Have there been any mainstream Jewish video games? Outside of Bible Adventures, I can’t think of a single religious game that even a small percentage of gamers might recognize. It’s interesting: there are quite a few popular religious films such as The Ten Commandments, and religious music and television has certainly found its niche, but there has never been a video game or developer that religious groups have rallied behind.
I could personally rattle off a dozen reasons why this might be the case, but it raises the question: does religion have a place in video games outside of being the caricatured bad guy in a game like Final Fantasy Tactics? Dave Gilbert of Wadjet Eye Games thought the answer was “yes” with his first paid point and click adventure game, The Shivah.
The Shivah stars Rabbi Stone in his short quest to uncover the truth about a recently deceased friend. It takes place inside synagogues and features a decent dose of Hebrew and Jewish themes. It isn’t heavy-handed in anything it does, this is simply the character and settings Wadjet Eye Games wanted to tell. Here’s my review of The Shivah, built in Adventure Games Studio.
I’ve played a fair amount of video games in my life, and I’ve been playing shooters since I was five or six. This isn’t a challenge of “Yeah, well, I started when I was four!” Don’t start, that’s just annoying. My point is, I’ve been around the block a few times. Here’s a list of the shooters I played online regularly in chronological order: Quake, Team Fortress Classic, Unreal Tournament, Counter-Strike: Source, America’s Army, Battlefield: Bad Company 2.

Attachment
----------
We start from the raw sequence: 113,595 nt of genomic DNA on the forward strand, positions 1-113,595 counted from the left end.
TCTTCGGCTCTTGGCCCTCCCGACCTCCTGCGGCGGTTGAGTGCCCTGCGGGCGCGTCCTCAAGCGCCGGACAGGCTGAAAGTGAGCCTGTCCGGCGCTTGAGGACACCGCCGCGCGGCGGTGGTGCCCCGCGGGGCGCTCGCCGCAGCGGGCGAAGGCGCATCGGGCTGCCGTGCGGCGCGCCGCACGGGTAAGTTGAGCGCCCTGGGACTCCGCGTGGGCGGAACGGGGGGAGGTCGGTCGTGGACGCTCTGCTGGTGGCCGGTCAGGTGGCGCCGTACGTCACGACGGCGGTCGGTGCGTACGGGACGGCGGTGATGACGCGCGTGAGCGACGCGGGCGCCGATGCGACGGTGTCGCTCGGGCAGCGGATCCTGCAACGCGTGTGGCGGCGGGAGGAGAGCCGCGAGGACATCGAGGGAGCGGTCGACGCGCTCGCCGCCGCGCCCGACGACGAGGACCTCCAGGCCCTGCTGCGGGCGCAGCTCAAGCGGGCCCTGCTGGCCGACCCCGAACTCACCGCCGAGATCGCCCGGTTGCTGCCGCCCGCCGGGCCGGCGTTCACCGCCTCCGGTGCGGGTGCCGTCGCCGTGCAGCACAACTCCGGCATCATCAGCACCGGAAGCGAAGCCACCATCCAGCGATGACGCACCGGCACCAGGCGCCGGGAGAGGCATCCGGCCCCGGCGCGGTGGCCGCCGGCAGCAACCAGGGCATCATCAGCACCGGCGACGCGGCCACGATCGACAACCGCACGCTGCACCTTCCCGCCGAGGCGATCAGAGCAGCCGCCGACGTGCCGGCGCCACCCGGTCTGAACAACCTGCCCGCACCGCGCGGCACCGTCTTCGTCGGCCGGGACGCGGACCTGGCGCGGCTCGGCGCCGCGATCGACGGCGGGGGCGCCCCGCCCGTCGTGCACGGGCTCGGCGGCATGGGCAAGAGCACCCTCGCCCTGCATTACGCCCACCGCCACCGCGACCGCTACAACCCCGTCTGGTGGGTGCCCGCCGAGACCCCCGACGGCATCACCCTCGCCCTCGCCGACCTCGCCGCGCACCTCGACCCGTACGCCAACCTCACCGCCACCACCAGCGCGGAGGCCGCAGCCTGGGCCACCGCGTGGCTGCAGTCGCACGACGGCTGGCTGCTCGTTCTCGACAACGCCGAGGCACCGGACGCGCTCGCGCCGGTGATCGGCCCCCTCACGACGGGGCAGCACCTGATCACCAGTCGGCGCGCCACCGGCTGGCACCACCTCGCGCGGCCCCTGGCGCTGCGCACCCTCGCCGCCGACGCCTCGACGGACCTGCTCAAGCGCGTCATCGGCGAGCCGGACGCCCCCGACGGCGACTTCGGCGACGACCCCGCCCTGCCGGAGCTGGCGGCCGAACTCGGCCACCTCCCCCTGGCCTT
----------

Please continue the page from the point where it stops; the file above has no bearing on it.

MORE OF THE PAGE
That’s really not that much, but it became impossible to keep up with the audiences. You want to play the most popular games (or at least popular games) so you actually have other people to play against, but once there was a new shooter coming out every freakin’ year, I just gave up.
Until one night, when my friend came into town for a visit and explained to me he had another copy of Call of Duty: Modern Warfare 3, and said it was mine if I wanted it. I thanked him and declined at first, but finally caved and accepted the offer. What the hell, it’s a free game, right?
The Diablo series is the most important series in my life. While I missed Diablo, I caught its sequel by the throat on release day and was hooked for a good…well, I’m still off-and-on addicted. So sue me. Diablo II was everything I wanted. It was fast paced, exciting, the gathering of objects was awesome, leveling was fun, playing through the game more than once was fun.
I love the Diablo series so much, that when Diablo III was announced, I called every friend I knew that ever played it and told them to check the website so they could experience the surprise. I was SO happy.
I waited 12 years for Diablo III. I got it at the midnight prerelease and tried playing the game, and we all know of the infamous Error 37. I thought about writing a first hour review of just “error 37” every minute for an hour. But anyway…
But I expected servers to be destroyed…I mean, it IS battle.net. But you know what? Despite being more than happy to wait for the servers to be available to me: I wish I had never bought it.
The truth is, this game disappointed me in almost every way possible. Let’s talk about why and what.